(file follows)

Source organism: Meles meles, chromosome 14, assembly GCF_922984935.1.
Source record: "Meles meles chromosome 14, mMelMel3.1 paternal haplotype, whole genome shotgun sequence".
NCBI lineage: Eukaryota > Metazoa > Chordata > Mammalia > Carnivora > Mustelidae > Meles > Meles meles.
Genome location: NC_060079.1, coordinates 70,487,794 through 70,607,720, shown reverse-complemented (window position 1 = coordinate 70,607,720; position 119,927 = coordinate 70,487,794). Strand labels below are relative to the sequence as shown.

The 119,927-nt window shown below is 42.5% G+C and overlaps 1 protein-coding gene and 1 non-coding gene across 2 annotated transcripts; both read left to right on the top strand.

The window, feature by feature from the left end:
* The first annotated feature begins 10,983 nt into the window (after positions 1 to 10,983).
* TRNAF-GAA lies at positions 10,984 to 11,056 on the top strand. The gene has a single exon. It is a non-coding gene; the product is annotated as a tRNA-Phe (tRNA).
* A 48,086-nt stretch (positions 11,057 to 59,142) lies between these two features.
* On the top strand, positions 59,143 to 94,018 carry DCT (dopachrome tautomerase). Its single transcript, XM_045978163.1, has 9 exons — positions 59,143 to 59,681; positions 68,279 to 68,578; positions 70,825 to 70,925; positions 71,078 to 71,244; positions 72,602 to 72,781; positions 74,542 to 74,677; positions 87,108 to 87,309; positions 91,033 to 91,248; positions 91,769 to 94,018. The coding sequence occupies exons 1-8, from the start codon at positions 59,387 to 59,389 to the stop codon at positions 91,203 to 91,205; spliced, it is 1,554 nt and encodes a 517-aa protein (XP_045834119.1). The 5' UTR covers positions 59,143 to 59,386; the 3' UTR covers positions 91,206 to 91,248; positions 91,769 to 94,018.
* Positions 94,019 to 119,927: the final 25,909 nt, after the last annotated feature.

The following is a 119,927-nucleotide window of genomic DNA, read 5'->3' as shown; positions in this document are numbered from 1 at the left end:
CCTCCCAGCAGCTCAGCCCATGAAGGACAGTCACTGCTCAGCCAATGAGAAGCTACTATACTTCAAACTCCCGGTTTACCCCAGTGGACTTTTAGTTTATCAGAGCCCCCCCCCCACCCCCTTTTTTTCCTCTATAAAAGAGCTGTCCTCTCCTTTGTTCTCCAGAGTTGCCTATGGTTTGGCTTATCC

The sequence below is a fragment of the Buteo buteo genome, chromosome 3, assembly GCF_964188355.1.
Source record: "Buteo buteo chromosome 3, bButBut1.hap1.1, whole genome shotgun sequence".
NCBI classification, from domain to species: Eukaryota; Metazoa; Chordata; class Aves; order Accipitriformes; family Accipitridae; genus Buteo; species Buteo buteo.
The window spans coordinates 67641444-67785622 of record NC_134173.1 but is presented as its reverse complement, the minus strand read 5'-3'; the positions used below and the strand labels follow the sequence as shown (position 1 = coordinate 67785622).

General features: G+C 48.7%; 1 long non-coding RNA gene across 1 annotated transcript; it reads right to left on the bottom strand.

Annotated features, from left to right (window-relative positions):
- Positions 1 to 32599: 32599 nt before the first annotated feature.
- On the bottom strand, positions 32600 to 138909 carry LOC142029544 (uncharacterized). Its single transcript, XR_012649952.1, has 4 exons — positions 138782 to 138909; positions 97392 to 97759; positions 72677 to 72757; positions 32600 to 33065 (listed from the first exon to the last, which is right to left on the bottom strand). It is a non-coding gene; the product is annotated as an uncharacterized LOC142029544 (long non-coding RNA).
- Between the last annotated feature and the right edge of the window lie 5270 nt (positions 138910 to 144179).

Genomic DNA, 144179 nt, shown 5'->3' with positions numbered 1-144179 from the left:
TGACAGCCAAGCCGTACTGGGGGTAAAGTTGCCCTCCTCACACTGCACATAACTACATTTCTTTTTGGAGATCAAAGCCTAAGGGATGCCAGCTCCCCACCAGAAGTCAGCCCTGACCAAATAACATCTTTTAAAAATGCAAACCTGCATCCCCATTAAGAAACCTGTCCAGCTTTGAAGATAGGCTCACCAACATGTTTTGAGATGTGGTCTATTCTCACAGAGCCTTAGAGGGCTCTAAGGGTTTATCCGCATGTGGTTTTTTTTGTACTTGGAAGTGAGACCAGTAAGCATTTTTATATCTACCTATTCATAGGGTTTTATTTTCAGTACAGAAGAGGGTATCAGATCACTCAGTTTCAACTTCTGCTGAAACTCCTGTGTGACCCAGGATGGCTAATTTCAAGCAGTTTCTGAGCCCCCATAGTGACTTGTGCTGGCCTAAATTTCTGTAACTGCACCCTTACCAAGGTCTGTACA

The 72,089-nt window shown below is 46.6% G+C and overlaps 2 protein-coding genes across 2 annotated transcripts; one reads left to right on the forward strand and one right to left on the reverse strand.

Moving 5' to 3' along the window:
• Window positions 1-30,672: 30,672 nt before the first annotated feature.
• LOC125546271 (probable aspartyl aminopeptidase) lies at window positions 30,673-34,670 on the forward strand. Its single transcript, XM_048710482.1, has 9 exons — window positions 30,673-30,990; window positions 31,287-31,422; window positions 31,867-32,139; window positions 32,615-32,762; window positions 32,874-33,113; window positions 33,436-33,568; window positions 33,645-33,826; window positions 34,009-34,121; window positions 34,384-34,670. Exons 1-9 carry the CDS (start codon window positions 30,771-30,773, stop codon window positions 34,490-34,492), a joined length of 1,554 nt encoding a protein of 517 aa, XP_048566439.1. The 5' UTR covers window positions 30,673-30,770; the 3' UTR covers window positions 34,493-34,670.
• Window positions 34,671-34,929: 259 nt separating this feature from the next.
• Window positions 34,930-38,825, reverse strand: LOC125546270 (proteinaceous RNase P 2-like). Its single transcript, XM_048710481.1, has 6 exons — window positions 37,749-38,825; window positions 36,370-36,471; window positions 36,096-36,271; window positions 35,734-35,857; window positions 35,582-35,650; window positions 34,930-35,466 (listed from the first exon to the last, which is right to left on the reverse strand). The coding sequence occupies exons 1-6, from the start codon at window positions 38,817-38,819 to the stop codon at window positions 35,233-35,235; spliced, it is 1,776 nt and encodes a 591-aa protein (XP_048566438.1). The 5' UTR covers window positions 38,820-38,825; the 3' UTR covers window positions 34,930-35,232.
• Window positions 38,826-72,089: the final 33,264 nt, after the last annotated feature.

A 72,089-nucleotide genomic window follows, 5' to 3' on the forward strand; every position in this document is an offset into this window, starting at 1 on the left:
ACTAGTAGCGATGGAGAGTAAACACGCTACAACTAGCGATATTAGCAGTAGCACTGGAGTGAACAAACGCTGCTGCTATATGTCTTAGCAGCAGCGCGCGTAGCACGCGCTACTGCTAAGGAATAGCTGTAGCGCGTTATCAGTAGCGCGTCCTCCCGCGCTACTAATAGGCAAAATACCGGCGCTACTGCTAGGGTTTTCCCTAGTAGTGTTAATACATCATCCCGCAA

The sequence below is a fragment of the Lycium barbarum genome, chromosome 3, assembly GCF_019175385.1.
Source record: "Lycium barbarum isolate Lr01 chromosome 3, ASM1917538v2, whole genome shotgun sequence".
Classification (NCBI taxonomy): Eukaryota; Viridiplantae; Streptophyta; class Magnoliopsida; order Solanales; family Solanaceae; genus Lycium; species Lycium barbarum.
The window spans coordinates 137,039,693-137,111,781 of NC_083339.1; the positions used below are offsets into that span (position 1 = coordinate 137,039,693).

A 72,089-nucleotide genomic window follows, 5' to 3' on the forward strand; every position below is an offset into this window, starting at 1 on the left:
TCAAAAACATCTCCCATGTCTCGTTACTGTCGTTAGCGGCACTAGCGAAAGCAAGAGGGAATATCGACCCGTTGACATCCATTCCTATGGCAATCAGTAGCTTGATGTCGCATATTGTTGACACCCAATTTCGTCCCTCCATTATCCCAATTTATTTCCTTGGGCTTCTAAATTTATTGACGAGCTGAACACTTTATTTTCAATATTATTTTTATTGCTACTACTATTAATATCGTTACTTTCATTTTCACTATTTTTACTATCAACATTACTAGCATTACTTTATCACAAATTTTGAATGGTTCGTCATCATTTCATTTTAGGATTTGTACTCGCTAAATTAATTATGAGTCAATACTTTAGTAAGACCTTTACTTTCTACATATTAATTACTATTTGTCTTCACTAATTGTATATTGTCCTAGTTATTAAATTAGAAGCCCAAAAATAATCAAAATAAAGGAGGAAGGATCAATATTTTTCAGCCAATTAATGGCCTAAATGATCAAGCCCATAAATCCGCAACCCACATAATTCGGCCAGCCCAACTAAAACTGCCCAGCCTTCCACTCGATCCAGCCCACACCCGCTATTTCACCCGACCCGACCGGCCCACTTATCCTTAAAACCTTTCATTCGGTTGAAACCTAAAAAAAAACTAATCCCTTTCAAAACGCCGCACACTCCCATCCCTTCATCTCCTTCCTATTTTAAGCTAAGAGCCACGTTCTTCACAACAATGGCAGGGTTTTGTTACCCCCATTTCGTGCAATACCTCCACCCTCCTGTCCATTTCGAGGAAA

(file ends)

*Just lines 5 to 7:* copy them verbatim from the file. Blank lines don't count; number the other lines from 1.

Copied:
The 119,927-nt window shown below is 42.5% G+C and overlaps 1 protein-coding gene and 1 non-coding gene across 2 annotated transcripts; both read left to right on the top strand.

The window, feature by feature from the left end:
* The first annotated feature begins 10,983 nt into the window (after positions 1 to 10,983).